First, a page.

The Hinsons’ work is supported by several churches, by Moriah Baptist Association and by a construction company. Grant and Amber also receive some funding from the South Carolina Baptist Convention.
Daryl Price, SCBC church planting director, said the Hinsons “exemplify sold-out, living-for-Jesus missionary behavior.” Price said the couple is “doing what we are training our churches to do: cross cultures and barriers and take the Gospel to everyone.”
Lee Clamp, evangelism director for the state convention, echoed Price’s statement. “Grant and Amber are living out what we would hope all believers would do — live life as a missionary where they live, work and play,” he said. “They moved into a neighborhood that was under-reached and full of need and began to take responsibility for those around them.”
Bryant Fersner, director of missions for Moriah Baptist Association, said the Hinsons’ work represents a “biblical model of discipleship, evangelism and incarnational missions.” He said Grant and Amber are discipling a married couple and an individual — residents of Countryside — to also be “incarnational missionaries.” The vision is to multiply the model in other communities and neighborhoods, Fersner said.
Grant’s message to the “unwanted,” drawn from Acts 17:26-27, is that God “is never far from each of us.” It doesn’t matter if the people aren’t white, or if they’re not middle-class, or if they don’t know who their parents are, he said, because they’re “just as valuable to God as we are.”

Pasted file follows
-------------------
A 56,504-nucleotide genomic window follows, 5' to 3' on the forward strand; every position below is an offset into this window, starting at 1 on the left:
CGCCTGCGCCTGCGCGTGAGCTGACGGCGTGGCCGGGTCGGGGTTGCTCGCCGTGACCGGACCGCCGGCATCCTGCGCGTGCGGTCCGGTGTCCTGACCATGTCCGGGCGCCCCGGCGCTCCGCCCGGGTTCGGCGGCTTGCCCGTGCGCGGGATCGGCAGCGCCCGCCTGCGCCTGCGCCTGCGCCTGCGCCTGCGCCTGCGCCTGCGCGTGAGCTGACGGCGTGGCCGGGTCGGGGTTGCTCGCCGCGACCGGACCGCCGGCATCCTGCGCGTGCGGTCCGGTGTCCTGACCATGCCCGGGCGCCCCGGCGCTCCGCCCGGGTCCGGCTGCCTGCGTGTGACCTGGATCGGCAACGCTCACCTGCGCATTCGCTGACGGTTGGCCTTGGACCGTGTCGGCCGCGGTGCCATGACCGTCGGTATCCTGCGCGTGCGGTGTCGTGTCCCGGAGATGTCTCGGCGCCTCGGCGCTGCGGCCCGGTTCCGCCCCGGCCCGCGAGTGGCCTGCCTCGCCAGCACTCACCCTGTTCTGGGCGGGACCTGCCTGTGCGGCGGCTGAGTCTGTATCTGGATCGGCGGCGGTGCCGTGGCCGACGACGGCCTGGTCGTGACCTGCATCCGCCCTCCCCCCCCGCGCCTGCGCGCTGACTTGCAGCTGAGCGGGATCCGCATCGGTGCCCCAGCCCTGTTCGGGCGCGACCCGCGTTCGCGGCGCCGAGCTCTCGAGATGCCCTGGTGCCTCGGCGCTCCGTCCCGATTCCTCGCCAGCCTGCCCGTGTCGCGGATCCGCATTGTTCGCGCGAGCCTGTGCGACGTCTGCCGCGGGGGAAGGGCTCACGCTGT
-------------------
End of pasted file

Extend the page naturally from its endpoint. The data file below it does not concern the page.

“There’s nothing they’ve done — nothing they can do — to make God run away screaming,” Grant said. His message to his neighbors: “God has a perfect plan for you to seek and find Him.”
When asked how they knew the time was right to quit their jobs — even before they knew what God’s plan was for their future — Grant and Amber said they, in fact, did not know. But both, in separate interviews, uttered the same phrase: “Commitment comes before clarity.”
“We had to commit to God before we had any clarity,” Amber said. “Now, looking back, we’ve seen His protection on our family. We know it’s His will for us to be here. Blessings come with clarity, and faith deepens.”
A year after their move to Countryside, Amber wrote in her blog: “We have seen death and life. We have seen tears and joy. We have seen abuse and love. We have seen handcuffs and chains break. We have seen addictions and re-dedications. We have seen depression and forgiveness. We have seen our faith grow. We have seen people love.
“We have leaned into our Savior’s embrace and felt Him guiding and teaching,” Amber said. “He has never left us.”
Today, almost three years after abandoning their safe, predictable lives to move to Countryside, Grant and Amber say it was the best decision they’ve ever made, the most transformative experience of their lives.
To those who likewise feel led to follow God to an unknown place, Amber has a word of advice: “Take that leap of faith. It’s so worth it.”